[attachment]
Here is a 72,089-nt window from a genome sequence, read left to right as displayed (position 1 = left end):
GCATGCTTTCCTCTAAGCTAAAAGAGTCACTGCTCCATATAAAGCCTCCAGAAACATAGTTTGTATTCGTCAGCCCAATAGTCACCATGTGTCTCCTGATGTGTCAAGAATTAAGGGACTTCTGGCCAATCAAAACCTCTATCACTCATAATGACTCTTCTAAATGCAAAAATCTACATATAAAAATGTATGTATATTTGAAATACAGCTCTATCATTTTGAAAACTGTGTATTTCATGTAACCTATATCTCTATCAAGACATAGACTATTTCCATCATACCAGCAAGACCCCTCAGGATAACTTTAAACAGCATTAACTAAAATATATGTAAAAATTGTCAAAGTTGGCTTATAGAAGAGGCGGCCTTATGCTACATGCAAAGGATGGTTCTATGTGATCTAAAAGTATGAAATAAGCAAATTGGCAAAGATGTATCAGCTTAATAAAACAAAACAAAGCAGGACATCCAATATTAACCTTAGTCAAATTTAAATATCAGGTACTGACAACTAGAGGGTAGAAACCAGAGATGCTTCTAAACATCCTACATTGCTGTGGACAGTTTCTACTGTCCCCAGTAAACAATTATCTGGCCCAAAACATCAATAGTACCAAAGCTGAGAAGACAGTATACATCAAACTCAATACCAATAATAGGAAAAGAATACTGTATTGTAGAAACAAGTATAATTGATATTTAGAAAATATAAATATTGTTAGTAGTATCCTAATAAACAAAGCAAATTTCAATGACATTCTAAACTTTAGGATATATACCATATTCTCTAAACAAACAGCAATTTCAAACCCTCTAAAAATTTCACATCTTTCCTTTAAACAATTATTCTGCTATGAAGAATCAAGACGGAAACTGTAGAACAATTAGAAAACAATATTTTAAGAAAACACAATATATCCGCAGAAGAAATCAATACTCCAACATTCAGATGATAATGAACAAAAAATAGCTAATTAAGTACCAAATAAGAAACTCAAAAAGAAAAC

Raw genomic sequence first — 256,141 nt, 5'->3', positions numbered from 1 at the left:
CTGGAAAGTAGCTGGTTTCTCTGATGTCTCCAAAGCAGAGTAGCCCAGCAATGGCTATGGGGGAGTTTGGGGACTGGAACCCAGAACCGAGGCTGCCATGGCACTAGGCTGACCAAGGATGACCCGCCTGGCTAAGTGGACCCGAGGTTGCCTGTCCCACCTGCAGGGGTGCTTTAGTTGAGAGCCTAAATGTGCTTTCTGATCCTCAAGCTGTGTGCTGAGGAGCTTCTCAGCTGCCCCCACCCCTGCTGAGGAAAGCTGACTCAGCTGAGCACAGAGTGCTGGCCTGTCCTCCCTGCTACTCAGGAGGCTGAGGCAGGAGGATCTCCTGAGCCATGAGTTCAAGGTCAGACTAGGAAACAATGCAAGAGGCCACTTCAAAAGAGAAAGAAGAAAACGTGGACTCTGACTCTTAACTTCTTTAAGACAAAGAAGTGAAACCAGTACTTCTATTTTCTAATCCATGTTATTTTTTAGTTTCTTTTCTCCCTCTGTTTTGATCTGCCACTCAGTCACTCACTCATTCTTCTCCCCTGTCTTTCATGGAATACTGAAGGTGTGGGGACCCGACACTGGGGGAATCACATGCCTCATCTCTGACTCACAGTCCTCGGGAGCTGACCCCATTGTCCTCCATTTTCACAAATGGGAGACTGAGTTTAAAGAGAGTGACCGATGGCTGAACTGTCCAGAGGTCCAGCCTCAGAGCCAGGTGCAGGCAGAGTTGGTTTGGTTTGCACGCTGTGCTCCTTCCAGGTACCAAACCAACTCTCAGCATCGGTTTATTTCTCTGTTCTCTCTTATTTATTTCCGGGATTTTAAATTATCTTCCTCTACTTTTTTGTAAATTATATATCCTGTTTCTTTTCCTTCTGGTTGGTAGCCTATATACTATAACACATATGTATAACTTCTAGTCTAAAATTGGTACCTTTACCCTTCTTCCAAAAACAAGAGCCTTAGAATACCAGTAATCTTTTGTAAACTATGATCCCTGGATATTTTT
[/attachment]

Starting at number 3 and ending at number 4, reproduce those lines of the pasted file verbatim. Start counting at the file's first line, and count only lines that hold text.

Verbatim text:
Raw genomic sequence first — 256,141 nt, 5'->3', positions numbered from 1 at the left:
CTGGAAAGTAGCTGGTTTCTCTGATGTCTCCAAAGCAGAGTAGCCCAGCAATGGCTATGGGGGAGTTTGGGGACTGGAACCCAGAACCGAGGCTGCCATGGCACTAGGCTGACCAAGGATGACCCGCCTGGCTAAGTGGACCCGAGGTTGCCTGTCCCACCTGCAGGGGTGCTTTAGTTGAGAGCCTAAATGTGCTTTCTGATCCTCAAGCTGTGTGCTGAGGAGCTTCTCAGCTGCCCCCACCCCTGCTGAGGAAAGCTGACTCAGCTGAGCACAGAGTGCTGGCCTGTCCTCCCTGCTACTCAGGAGGCTGAGGCAGGAGGATCTCCTGAGCCATGAGTTCAAGGTCAGACTAGGAAACAATGCAAGAGGCCACTTCAAAAGAGAAAGAAGAAAACGTGGACTCTGACTCTTAACTTCTTTAAGACAAAGAAGTGAAACCAGTACTTCTATTTTCTAATCCATGTTATTTTTTAGTTTCTTTTCTCCCTCTGTTTTGATCTGCCACTCAGTCACTCACTCATTCTTCTCCCCTGTCTTTCATGGAATACTGAAGGTGTGGGGACCCGACACTGGGGGAATCACATGCCTCATCTCTGACTCACAGTCCTCGGGAGCTGACCCCATTGTCCTCCATTTTCACAAATGGGAGACTGAGTTTAAAGAGAGTGACCGATGGCTGAACTGTCCAGAGGTCCAGCCTCAGAGCCAGGTGCAGGCAGAGTTGGTTTGGTTTGCACGCTGTGCTCCTTCCAGGTACCAAACCAACTCTCAGCATCGGTTTATTTCTCTGTTCTCTCTTATTTATTTCCGGGATTTTAAATTATCTTCCTCTACTTTTTTGTAAATTATATATCCTGTTTCTTTTCCTTCTGGTTGGTAGCCTATATACTATAACACATATGTATAACTTCTAGTCTAAAATTGGTACCTTTACCCTTCTTCCAAAAACAAGAGCCTTAGAATACCAGTAATCTTTTGTAAACTATGATCCCTGGATATTTTT